- The Washington Times - Monday, September 2, 2002

Twenty groups who support sex education are urging members of Congress to spend no new money on abstinence-only programs when legislative business resumes this week.
The Bush administration has asked that funding for a new abstinence-only grant program increase from $40 million to $73 million.
That would bring the total amount of federal funds for abstinence-only education to $135 million. Supporters say this would fulfill a campaign pledge by President Bush to fund such education at the same level as teen contraceptive services.
Leaders of 20 groups, including the Sexuality and Information Education Council of the United States (SIECUS), Advocates for Youth, and Planned Parenthood Federation of America, say that there should be no new money for abstinence-only programs because they are "unproven and harmful."
Since 1998, Congress has spent more than $500 million on abstinence-only efforts "even though there's no solid research that shows it works," said SIECUS President Tamara Kreinin. Moreover, two studies show that when teens are taught only abstinence, they are less likely to protect themselves from disease or pregnancy when they start having sex, she said.
"As weird as it sounds," some state and local groups are saying that they don't want any more money for abstinence-only education, said William Smith, director of public policy at SIECUS. Instead, he said, they support a bill by Rep. Barbara Lee, California Democrat, to spend $100 million a year for comprehensive sexuality education, or programs that teach about abstinence, condoms and other contraception.
The issue is likely to come up this week when the House Appropriations Committee works on 2003 funding for the Labor, Health and Human Services, and the Education departments.
The sex education "parity" argument has been simmering since President Bush's election campaign.
Abstinence supporters say there has been abundant funding for "safer sex" and condom programs but little money for abstinence-only programs, and that this inequity should be fixed. They point to a 1998 General Accounting Office report that found the federal government had 25 contraceptive/sex-education programs but just two abstinence-only programs.
A third abstinence-only program has been added, but abstinence has been the "historically underfunded" approach, said Family Research Council President Ken Connor.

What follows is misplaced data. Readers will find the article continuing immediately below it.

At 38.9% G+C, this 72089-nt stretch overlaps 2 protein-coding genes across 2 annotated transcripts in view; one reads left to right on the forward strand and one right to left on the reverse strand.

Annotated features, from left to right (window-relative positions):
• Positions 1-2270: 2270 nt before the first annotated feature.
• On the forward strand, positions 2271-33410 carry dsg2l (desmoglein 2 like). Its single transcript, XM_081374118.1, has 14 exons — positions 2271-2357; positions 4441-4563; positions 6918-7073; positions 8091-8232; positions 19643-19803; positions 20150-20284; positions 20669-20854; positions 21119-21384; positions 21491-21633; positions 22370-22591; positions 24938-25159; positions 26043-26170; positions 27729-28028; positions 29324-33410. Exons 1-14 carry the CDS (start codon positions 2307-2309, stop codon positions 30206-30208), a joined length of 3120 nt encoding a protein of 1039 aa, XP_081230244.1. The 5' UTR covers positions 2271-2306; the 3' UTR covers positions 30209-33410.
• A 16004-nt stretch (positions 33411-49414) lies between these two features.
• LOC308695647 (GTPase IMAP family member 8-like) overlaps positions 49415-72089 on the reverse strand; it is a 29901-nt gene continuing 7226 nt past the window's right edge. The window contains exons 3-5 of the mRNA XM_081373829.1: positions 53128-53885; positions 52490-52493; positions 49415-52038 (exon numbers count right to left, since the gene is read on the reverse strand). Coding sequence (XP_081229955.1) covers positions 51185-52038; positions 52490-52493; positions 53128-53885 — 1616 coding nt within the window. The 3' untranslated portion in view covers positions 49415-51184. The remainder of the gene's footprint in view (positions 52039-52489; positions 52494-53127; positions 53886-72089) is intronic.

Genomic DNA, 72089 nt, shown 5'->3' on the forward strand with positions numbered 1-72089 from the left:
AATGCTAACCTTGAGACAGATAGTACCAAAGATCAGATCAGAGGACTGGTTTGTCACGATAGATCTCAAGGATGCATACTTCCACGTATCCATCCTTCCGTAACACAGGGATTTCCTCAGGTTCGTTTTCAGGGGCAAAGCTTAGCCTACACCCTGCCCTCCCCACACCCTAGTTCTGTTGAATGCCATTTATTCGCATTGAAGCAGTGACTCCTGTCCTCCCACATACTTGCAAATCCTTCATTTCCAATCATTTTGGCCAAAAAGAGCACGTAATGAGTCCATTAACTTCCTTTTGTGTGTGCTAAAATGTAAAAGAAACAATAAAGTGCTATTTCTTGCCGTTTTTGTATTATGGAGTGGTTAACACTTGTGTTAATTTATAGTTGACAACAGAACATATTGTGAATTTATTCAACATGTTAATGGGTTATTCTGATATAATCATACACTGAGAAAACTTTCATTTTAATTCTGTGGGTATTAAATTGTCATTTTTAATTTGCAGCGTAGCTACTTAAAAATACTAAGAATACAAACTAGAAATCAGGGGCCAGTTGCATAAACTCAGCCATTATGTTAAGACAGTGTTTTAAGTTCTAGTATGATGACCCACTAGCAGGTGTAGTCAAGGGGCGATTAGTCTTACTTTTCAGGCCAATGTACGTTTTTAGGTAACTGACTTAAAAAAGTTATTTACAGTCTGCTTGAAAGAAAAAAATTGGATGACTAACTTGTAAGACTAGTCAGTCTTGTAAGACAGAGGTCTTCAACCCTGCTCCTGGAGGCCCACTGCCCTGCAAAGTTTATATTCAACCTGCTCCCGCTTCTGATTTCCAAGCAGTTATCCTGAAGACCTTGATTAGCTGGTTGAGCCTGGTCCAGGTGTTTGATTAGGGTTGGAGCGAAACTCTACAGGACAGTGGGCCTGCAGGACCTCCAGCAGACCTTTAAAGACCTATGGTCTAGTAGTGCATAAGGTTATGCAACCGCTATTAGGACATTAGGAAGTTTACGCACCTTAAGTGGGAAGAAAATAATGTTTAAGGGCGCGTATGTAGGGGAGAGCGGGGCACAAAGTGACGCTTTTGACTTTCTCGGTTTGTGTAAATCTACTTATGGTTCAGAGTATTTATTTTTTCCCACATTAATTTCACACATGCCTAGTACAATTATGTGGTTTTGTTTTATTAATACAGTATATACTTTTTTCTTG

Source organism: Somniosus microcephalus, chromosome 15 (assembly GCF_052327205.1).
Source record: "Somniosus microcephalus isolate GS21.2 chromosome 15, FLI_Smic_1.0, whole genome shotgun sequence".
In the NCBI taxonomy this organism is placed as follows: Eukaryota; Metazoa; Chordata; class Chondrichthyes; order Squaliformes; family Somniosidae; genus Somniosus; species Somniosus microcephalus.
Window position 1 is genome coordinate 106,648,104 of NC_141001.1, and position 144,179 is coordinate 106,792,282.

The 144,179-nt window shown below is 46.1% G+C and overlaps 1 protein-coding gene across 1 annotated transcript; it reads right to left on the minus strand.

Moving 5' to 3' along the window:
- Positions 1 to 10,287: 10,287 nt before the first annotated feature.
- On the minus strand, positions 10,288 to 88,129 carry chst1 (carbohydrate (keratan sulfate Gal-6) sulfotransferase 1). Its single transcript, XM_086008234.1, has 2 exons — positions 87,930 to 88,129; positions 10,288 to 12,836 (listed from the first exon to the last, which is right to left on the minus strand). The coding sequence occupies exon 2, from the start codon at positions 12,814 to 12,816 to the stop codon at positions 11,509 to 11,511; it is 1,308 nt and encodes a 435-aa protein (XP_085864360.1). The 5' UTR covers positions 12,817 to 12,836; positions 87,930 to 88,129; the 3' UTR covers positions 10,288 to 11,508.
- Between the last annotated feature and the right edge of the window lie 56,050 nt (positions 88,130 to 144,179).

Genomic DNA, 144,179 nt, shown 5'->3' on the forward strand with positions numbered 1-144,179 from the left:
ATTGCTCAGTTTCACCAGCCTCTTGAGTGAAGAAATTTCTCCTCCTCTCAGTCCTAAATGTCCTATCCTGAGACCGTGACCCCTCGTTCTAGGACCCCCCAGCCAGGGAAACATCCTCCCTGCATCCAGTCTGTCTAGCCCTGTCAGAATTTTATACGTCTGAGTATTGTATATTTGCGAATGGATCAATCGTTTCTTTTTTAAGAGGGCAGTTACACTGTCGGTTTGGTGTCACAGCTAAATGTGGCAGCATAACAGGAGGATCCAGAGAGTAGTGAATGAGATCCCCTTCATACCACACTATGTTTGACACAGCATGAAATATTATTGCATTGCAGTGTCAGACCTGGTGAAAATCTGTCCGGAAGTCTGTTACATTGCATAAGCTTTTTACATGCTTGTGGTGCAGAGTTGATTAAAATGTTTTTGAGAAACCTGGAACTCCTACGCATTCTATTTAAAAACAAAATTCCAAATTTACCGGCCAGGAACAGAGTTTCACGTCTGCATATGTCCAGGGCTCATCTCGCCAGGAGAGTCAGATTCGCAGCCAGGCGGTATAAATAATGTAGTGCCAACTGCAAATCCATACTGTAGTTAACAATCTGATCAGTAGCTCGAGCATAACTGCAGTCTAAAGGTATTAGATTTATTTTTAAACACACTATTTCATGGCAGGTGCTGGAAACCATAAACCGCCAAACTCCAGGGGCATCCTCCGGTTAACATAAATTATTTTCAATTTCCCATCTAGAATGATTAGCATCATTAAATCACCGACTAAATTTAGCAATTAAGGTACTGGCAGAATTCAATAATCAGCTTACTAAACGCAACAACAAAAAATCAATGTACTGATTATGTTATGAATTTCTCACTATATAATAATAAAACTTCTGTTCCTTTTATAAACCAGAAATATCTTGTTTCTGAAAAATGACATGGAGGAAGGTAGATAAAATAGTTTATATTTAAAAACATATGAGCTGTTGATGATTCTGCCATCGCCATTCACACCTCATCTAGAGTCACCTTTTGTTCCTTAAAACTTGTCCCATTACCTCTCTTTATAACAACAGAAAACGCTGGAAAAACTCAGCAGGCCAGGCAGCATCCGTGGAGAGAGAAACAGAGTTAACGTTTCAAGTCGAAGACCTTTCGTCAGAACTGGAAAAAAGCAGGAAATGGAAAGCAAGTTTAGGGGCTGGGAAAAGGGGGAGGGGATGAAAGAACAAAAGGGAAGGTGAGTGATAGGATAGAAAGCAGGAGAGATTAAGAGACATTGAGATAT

Supporters of sex education reject this argument.
"You can't rightfully say that teen-pregnancy prevention is comprehensive sex education," because Title X family planning funds and Medicaid are services, not classroom education, said Miss Kreinin.
Mr. Smith applauded Rep. James C. Greenwood, Pennsylvania Republican, for saying that comparing abstinence-only education with federal health or contraceptive services "was not even a case of apples and oranges; it's apples and marmalade."
Mr. Greenwood is a co-sponsor of the bill to spend $100 million a year on comprehensive sex education.
Meanwhile, another sex-education battle is brewing in the Senate Finance Committee's welfare-reform bill.
Before the committee passed the bill, it adopted an amendment from chairman Sen. Max Baucus, Montana Democrat, to create a $50-million-a-year "abstinence-first" program for abstinence-plus-contraceptive activities.
The welfare law's Title V $50-million-a-year "abstinence-only" grant program also would be maintained.
SIECUS and its allies oppose the Baucus "abstinence-first" program because "there's no guarantee" that its funding won't go to abstinence-only programs and "essentially double their funding," said Mr. Smith. So the "no new money" message "applies to it, too."
House Republicans aren't likely to support the Baucus program either, said an aide, who asked not to be identified. "It's a big deal because it would undo the parity with the contraception programs."


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